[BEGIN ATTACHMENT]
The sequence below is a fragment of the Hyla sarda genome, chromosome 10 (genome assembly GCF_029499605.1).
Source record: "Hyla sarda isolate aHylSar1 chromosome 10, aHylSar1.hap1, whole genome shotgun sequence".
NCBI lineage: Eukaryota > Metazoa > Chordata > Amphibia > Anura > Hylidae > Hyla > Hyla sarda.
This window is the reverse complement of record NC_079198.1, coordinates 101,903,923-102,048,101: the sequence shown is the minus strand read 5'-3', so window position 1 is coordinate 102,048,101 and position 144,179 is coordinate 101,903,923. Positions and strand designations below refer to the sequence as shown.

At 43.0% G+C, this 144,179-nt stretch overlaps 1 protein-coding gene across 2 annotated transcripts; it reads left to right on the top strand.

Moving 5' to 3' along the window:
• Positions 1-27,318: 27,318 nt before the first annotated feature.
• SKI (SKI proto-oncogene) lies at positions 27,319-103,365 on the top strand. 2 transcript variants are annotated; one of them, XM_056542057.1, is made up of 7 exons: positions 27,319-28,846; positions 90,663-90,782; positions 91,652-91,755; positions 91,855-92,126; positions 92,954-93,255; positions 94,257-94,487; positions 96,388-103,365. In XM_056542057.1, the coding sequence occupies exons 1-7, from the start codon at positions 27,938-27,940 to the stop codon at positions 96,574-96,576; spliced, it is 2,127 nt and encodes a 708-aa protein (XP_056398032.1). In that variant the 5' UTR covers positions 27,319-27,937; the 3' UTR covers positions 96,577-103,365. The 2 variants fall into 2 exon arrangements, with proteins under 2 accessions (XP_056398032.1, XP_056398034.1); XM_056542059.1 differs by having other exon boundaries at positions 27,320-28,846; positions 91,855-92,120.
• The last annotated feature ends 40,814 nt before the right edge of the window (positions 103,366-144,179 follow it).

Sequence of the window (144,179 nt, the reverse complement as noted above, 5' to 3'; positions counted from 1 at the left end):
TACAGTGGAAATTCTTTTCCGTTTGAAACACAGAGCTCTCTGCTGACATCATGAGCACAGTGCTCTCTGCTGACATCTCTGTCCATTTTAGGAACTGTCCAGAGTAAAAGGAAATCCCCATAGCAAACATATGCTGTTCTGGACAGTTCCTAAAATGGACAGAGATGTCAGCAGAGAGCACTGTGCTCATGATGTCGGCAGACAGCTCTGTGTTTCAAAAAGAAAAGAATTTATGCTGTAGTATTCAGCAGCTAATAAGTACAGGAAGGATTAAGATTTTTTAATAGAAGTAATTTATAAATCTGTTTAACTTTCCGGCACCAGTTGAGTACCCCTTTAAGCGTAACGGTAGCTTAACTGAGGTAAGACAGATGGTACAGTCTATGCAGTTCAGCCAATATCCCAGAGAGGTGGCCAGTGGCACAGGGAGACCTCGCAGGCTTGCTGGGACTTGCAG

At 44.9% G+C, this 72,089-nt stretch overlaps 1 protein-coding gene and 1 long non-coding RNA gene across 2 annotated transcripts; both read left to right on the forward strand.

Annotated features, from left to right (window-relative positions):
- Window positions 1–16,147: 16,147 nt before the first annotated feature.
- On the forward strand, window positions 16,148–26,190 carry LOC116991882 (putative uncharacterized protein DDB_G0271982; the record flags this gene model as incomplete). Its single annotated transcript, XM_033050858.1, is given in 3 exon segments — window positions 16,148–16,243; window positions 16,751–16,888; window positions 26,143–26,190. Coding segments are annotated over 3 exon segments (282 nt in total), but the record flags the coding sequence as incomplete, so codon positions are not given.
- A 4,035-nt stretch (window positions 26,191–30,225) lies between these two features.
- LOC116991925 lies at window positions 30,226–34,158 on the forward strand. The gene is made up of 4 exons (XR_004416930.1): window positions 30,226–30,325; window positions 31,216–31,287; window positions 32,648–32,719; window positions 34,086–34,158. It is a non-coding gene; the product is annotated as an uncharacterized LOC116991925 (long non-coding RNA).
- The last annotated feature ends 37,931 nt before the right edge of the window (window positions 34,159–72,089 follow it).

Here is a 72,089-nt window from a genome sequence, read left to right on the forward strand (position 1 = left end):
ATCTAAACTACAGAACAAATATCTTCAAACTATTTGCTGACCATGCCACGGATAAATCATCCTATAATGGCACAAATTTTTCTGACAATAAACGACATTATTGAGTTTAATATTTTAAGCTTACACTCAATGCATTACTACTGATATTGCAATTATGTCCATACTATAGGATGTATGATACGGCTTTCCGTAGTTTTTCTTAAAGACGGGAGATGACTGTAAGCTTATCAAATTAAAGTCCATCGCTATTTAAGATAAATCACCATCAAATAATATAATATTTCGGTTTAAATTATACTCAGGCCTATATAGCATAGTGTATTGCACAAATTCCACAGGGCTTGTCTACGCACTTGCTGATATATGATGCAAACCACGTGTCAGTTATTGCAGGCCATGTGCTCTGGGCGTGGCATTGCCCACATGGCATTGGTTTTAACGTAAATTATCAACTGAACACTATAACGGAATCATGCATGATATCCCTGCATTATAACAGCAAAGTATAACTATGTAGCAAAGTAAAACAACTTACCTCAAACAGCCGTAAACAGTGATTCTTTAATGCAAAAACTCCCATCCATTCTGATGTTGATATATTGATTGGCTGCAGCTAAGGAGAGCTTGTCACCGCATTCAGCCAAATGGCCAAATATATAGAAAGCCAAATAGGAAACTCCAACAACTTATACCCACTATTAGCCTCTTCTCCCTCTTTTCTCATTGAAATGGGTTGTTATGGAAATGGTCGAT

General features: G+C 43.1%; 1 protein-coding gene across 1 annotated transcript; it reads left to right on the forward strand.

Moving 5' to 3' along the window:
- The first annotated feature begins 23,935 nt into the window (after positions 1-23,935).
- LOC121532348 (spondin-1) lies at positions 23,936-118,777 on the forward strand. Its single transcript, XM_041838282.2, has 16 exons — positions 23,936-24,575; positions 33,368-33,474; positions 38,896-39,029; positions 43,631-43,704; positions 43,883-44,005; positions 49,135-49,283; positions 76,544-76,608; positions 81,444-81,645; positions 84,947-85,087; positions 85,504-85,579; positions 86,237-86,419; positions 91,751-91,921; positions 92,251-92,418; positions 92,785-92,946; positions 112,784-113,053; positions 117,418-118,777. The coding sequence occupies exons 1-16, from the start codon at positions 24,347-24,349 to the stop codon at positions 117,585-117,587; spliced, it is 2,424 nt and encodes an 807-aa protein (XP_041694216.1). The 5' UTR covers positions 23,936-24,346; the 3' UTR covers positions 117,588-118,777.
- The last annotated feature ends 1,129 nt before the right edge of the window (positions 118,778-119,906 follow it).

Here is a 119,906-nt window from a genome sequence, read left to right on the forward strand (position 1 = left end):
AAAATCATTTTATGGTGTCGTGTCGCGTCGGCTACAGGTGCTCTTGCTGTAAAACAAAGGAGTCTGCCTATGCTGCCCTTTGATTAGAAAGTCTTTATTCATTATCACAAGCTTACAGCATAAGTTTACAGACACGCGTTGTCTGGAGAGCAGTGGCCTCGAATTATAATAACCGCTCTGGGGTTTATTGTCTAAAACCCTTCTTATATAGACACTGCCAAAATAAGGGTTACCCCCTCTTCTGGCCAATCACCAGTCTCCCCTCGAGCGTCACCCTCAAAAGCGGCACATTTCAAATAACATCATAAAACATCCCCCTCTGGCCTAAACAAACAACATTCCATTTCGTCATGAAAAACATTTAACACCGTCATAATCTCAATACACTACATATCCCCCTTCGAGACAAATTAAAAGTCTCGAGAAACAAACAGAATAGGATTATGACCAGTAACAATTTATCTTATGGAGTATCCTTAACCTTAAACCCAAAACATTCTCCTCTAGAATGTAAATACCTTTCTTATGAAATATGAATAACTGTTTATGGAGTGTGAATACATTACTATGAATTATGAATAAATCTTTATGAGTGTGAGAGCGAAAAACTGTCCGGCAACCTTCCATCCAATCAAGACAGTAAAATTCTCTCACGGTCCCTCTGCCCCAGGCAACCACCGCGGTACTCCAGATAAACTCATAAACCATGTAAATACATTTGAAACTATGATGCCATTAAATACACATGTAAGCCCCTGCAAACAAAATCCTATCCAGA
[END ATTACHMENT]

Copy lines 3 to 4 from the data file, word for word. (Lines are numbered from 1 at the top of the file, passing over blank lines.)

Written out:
NCBI lineage: Eukaryota > Metazoa > Chordata > Amphibia > Anura > Hylidae > Hyla > Hyla sarda.
This window is the reverse complement of record NC_079198.1, coordinates 101,903,923-102,048,101: the sequence shown is the minus strand read 5'-3', so window position 1 is coordinate 102,048,101 and position 144,179 is coordinate 101,903,923. Positions and strand designations below refer to the sequence as shown.